Execution of John Dudley, Duke of Northumberland

While poor old Edmund Dudley was beheaded on Tower Hill, our next post, over at The Chirurgeons Apprentice looks at hanging, the preferred method of execution towards the end of the Early Modern period. It features a fascinating account of a public hanging in England in 1726, written by a Frenchman and goes on to look at this rather gruesome method of execution in general.

Finally, we have a look at the Hapsbugs’ unwitting attempts to end their line through in-breeding in this post about Charles II of Spain. The Hasburgs, keen to preserve the purity of their bloodline, had an unfortunate habit of marrying their cousins. This was not immediately problematic but generation after generation, problems started to appear. Charles II (1661-1700) suffered from multiple physical and emotional disabilities which may well have been the result of centuries of inbreeding (Charles’s parents were uncle and niece which made Charles’s father also his great-uncle). His disabilities were obvious from birth and he was not expected to survive. He did and suceeded to the throne but was an ineffective king. He had no children of his own and his death in 1700, a few days short of his 39th birthday, sparked the War of the Spanish Succession (1701-14).

Charles II of Spain

I hope you’ve enjoyed this selection of recent Early Modern blogging. The next Carnival is the medieval edition and will be hosted by She-Wolf next month and the next Early Modern edition will be in November at Anchora which has been featured here. Huge thanks to Sharon of Carnivalesque for letting me host this month!

Early Modern Carnivalesque

At the end of this month, I’ll be hosting the September Early Modern Carnival on behalf of Carnivalesque. The carnival is a round up of great blog posts so if you would like to nominate a post, please do so here. You can nominate yourself, or any other blog post you’ve enjoyed that was posted within the last 2 months or so.

To give you an idea, the last carnival was at Pure Medievalry and the most recent Early Modern edition was at Madame Guillotine.

The Battle of Carnival and Lent

The Battle of Carnival and Lent, Pieter Bruegel, 1559

Henry of Navarre (again)

Just in case, like me, you didn’t notice that Henry of Navarre had been released in the UK, you can find it on Amazon here. It has new cover art (which I like less than the original) and is indeed, as one outraged reviewer points out, in French with English subtitles (what will they think of next!).

My review of it is here.

Henry of Navarre

Jeanne d’Albret, queen of Navarre

On 9 June 1572, Jeanne d’Albret, the queen of Navarre died.

Jeanne d'Albret by Clouet

Navarre was a small, Pyrenean kingdom, nestled between France and Spain, and fiercely holding on to its independence in the face of these two great powers. Jeanne was born at Saint-Germain-en-Laye in France on 16 November 1528 and was a relation of the French royal family through her mother, the sister of François I. Her husband, Antoine de Bourbon, was a prince of the blood and spent most of his life torn between his conflicting loyalties to France and Navarre.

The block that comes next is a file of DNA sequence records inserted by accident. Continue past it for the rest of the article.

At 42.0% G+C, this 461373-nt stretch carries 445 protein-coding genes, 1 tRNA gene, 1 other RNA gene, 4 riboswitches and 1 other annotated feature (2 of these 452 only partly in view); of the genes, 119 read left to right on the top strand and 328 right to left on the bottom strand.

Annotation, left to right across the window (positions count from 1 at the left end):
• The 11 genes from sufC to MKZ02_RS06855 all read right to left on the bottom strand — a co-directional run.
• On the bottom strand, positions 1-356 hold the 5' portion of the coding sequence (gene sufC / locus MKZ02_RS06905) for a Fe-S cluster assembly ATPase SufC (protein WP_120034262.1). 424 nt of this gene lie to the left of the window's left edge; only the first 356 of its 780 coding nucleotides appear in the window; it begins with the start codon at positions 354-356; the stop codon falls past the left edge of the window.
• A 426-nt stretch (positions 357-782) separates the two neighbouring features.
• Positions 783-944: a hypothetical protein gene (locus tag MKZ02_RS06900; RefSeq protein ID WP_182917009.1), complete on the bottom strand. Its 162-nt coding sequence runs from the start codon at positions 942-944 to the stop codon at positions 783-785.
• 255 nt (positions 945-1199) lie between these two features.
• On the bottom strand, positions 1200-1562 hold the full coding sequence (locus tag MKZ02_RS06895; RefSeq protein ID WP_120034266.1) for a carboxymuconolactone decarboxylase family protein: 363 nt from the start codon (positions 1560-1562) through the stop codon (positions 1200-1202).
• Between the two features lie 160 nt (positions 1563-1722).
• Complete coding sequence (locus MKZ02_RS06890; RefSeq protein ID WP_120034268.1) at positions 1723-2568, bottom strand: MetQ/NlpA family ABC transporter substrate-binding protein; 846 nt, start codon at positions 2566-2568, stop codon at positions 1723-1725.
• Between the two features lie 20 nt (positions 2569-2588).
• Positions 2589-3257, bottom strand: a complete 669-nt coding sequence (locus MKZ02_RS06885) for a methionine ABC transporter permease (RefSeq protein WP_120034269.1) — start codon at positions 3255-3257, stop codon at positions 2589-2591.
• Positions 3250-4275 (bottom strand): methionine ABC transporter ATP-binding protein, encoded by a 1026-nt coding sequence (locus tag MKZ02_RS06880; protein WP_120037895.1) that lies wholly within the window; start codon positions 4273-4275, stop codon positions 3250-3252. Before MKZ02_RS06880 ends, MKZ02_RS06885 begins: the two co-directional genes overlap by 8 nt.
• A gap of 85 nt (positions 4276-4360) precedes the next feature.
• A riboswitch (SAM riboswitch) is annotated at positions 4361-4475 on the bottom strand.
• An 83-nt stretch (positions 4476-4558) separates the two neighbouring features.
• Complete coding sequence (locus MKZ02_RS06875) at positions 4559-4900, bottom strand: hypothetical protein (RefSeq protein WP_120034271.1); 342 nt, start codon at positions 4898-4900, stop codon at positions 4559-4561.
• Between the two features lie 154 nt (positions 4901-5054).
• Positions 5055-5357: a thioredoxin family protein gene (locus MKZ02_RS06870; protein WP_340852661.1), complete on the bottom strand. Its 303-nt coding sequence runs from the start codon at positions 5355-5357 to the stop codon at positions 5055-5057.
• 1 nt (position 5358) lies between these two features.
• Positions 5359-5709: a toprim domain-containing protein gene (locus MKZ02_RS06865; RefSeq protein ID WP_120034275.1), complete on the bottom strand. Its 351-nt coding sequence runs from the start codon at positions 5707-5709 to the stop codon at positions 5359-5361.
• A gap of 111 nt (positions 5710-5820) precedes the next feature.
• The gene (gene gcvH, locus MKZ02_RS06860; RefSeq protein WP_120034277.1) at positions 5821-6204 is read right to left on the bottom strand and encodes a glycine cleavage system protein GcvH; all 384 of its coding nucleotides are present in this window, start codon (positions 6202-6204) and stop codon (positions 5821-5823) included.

Jeanne inherited the throne from her father, Henri II in 1555. She had been raised a Huguenot (French Calvinist Protestant) and on her accession, declared Protestantism the official religion of Navarre. She was very clever and a shrewd politician. She was well educated and, taking after her mother, Marguerite of Navarre, she was a writer. Jeanne composed and published numerous poems.

Jeanne d'Albret, Clouet 1570

Pious and staunchly Protestant, Jeanne was suspicious when, in 1570, plans were formed to marry her son and heir, Henri de Navarre, to Marguerite de Valois (Margot), the daughter of Henri II of France and Catherine de’ Medici. Catherine hoped to bring peace to France, which was again on the brink of a religious civil war, with the wedding. Jeanne suspected a trap but was keen to see her son make such an advantageous marriage.

Two months before the marriage was scheduled to take place, Jeanne died suddenly in Paris. Rumour was rife that Catherine de’ Medici had had her poisoned. Shortly before her death, Jeanne had supposedly received a gift of scented gloves from Catherine’s infamous perfumier, René the Florentine. René was famed for his Italian perfumes and cosmetics, but widely suspected of being the maker of the poisons the queen mother allegedly used to dispatch her enemies.

The marriage went ahead on 18 August 1572, with horrific consequences.

Jeanne de Navarre, 1565 teston

Eleanor of Aquitaine & Louis VII

On 21 March 1152, the marriage of Louis VII of France and Eleanor of Aquitaine was finally dissolved. The couple had married in 1137, shortly after the death of Eleanor’s father. He had entrusted the care of his daughters to the king of France. The king decided that the best way to take care of the girls’ huge fortune and important land was to marry the elder to his son. Less than a week after the wedding the old king died, making Louis and Eleanor king and queen.

The Unhappy Couple

From the start the couple were ill-matches, although Louis seems to have loved his wife. Eleanor found him bookish, overly pious and unmanly. Until his elder brother’s premature death, Louis had been meant for a career in the church. He had been educated by monks. The court, and in particular Louis’s mother Adelaide of Savoy, found Eleanor flighty and lacking the decorum and sobriety of the Parisian court. Eleanor was used to the court of Poitiers where the troubadour tradition flourished and where art, music and culture were celebrated. The court of her husband must have seemed dull in comparison.